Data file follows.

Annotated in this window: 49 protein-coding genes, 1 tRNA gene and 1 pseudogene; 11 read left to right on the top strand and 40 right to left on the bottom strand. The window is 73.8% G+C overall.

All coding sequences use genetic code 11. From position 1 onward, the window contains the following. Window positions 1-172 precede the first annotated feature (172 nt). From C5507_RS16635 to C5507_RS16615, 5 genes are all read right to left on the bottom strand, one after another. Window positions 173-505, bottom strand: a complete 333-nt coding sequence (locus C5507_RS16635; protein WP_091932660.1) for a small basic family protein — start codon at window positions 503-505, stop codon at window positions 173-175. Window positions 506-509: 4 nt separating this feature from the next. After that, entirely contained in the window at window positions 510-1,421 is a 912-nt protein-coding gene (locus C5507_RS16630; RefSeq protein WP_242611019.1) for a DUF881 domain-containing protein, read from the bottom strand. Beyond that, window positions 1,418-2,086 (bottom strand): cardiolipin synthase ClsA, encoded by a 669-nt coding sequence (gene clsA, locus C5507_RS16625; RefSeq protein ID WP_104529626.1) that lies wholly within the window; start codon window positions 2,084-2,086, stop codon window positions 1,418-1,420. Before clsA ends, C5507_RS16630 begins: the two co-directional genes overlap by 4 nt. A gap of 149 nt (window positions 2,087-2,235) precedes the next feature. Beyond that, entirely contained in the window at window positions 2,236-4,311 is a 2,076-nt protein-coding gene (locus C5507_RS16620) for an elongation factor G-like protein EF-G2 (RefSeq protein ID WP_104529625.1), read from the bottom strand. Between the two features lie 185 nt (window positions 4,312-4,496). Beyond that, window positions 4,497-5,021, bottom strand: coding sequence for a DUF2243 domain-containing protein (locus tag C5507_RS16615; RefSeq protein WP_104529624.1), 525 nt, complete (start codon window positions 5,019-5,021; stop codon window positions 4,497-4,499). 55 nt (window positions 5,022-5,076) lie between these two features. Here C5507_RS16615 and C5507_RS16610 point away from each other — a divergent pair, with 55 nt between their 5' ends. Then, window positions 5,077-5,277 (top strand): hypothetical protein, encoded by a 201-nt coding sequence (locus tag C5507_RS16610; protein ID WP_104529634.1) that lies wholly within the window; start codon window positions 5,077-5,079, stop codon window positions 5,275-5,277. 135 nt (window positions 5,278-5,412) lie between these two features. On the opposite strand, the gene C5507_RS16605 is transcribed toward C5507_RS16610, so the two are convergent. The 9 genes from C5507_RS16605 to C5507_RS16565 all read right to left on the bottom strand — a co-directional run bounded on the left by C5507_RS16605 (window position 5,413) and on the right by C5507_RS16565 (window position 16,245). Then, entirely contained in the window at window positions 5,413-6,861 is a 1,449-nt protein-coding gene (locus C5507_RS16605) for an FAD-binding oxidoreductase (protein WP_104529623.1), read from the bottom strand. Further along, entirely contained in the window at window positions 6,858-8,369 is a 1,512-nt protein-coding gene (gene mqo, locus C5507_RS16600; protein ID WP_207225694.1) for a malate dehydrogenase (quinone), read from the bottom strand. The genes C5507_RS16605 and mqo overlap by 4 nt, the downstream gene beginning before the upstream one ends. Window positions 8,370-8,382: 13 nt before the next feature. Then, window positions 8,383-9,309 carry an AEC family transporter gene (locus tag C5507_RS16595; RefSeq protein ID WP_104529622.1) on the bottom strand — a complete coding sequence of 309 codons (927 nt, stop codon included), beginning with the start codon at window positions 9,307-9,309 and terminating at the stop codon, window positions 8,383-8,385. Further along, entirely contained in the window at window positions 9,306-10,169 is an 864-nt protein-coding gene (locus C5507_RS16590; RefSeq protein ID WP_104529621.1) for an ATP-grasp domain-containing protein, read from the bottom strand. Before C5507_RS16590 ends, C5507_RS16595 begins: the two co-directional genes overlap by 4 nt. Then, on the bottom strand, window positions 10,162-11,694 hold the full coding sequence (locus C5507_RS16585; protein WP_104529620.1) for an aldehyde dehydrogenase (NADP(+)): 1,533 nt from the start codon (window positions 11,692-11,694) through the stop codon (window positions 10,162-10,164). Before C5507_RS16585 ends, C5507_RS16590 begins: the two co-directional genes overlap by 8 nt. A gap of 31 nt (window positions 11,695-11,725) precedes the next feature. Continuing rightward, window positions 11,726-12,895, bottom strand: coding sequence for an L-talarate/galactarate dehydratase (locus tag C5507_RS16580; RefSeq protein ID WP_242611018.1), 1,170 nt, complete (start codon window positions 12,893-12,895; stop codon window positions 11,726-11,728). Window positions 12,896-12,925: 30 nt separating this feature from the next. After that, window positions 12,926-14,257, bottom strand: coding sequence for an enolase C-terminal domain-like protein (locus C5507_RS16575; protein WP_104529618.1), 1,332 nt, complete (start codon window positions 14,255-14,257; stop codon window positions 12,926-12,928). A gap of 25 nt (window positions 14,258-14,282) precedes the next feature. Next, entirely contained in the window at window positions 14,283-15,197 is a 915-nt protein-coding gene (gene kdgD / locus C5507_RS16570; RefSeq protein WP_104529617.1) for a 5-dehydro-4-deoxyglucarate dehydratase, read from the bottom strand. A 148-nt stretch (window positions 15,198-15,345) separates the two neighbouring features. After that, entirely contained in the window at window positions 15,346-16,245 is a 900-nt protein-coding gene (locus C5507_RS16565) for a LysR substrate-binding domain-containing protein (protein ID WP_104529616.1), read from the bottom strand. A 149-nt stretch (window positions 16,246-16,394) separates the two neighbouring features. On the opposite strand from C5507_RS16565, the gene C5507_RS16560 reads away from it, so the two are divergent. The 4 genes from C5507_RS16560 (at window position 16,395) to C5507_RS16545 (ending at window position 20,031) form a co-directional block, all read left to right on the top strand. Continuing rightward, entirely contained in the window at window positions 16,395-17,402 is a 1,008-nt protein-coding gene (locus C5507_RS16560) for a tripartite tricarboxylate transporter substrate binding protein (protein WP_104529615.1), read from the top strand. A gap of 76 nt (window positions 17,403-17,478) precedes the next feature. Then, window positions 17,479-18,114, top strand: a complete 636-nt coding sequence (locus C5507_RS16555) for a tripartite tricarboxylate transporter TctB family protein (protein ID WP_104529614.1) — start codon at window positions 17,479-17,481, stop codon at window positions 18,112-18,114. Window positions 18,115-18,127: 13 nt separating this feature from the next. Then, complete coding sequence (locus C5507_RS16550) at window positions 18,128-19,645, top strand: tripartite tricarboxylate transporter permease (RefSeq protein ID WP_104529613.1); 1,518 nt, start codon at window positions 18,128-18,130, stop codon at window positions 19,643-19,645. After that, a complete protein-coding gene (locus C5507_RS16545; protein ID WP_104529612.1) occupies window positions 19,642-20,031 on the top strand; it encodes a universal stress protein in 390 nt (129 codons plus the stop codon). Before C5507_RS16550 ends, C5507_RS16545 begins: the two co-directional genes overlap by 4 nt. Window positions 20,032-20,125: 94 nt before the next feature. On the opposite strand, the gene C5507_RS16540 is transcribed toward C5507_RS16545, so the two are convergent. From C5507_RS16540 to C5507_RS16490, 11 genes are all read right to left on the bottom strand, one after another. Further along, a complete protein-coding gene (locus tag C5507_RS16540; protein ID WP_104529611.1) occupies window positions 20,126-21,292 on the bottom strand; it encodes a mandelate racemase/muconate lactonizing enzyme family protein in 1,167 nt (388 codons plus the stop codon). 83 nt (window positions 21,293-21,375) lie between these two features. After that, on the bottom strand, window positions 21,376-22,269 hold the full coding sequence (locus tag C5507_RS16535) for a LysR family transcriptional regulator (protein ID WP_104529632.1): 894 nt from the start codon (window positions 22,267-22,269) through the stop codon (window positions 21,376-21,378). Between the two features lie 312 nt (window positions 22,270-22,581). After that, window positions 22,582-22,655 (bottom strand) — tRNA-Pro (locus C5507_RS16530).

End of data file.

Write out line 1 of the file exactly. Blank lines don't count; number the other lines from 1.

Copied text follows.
Annotated in this window: 49 protein-coding genes, 1 tRNA gene and 1 pseudogene; 11 read left to right on the top strand and 40 right to left on the bottom strand. The window is 73.8% G+C overall.